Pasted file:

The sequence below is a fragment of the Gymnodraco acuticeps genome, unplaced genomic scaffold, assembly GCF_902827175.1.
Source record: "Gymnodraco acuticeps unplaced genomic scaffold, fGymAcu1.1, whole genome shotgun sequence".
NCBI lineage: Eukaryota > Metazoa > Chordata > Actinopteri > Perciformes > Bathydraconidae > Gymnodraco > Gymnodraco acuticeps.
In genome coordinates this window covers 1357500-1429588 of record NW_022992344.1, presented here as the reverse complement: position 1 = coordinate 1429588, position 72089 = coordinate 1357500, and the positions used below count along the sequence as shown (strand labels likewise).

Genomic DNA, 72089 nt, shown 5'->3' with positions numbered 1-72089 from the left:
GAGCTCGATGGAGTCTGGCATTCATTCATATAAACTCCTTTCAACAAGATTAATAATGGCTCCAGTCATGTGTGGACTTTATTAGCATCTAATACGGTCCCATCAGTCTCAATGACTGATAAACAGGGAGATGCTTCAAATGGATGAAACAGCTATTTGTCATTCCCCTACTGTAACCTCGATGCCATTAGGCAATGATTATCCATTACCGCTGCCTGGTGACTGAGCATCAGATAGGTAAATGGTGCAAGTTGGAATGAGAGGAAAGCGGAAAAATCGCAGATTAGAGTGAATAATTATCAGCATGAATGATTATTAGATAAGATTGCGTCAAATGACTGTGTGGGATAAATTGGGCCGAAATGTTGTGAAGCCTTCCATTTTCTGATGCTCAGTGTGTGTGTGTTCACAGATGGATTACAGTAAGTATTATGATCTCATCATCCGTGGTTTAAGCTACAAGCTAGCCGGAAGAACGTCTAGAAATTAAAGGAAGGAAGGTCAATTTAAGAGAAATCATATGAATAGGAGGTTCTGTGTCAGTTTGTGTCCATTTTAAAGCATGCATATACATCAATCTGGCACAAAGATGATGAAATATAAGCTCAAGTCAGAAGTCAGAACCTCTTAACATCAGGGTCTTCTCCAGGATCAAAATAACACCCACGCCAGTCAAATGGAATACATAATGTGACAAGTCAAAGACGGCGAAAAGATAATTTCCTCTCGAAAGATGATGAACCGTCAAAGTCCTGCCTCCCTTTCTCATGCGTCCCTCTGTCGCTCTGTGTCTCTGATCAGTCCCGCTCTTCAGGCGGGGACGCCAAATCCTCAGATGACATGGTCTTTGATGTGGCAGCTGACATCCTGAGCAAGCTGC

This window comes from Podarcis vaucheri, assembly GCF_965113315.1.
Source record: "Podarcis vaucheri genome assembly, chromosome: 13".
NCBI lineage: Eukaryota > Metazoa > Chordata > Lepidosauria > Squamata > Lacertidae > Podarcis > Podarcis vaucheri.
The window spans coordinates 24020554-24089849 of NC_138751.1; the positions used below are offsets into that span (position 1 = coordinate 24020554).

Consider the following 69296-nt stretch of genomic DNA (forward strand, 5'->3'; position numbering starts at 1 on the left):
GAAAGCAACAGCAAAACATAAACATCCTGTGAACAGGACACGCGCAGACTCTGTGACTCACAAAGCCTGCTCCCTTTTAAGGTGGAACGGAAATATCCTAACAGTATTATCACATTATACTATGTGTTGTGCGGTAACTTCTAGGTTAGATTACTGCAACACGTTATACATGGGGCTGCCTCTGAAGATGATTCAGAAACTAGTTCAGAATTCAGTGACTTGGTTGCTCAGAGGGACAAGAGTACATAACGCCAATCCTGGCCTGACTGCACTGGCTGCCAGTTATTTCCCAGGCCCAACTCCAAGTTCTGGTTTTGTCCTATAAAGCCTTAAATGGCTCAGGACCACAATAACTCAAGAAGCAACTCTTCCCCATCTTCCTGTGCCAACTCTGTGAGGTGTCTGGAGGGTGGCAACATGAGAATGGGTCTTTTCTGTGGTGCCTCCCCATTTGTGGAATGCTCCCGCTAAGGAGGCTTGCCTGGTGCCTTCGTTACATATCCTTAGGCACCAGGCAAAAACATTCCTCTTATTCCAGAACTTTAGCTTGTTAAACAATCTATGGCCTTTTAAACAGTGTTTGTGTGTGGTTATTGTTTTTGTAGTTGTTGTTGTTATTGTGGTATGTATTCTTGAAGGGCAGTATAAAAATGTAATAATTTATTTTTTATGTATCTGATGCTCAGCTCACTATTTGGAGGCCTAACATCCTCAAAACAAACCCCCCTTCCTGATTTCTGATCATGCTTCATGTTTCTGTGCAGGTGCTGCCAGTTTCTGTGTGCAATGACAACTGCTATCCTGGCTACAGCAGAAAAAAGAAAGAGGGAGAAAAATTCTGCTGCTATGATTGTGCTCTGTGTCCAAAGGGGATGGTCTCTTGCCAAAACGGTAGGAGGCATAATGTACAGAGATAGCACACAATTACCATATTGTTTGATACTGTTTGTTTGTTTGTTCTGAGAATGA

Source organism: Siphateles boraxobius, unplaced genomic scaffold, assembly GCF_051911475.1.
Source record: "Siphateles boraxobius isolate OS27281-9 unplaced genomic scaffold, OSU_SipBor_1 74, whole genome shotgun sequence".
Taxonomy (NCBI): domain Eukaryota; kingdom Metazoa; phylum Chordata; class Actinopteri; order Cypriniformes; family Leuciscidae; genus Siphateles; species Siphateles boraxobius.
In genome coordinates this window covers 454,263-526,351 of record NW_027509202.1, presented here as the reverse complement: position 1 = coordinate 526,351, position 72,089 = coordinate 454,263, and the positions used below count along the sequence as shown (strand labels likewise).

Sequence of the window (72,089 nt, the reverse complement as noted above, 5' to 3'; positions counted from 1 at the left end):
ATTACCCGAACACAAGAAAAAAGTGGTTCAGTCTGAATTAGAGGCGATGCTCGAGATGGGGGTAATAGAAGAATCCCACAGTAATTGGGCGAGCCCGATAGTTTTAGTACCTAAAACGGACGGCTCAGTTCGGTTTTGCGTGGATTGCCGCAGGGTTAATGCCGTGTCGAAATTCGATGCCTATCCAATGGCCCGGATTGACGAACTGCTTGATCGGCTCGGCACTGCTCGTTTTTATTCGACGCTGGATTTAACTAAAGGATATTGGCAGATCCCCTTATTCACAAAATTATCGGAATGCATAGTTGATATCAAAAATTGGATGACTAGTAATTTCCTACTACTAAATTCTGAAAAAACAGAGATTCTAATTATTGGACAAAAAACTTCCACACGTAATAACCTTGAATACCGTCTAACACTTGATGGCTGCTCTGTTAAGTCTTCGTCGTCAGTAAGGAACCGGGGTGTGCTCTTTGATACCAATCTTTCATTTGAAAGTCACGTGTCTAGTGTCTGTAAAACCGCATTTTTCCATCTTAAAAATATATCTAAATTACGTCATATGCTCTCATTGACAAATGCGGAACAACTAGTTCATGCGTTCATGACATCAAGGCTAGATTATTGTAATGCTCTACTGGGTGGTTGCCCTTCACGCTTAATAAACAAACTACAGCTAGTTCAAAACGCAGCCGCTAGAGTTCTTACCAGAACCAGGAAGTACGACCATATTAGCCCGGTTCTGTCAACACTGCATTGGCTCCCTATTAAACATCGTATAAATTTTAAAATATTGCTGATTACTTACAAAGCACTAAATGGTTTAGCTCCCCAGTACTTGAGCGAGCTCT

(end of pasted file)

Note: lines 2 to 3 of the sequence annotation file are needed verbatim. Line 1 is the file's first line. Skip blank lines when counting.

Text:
Source record: "Gymnodraco acuticeps unplaced genomic scaffold, fGymAcu1.1, whole genome shotgun sequence".
NCBI lineage: Eukaryota > Metazoa > Chordata > Actinopteri > Perciformes > Bathydraconidae > Gymnodraco > Gymnodraco acuticeps.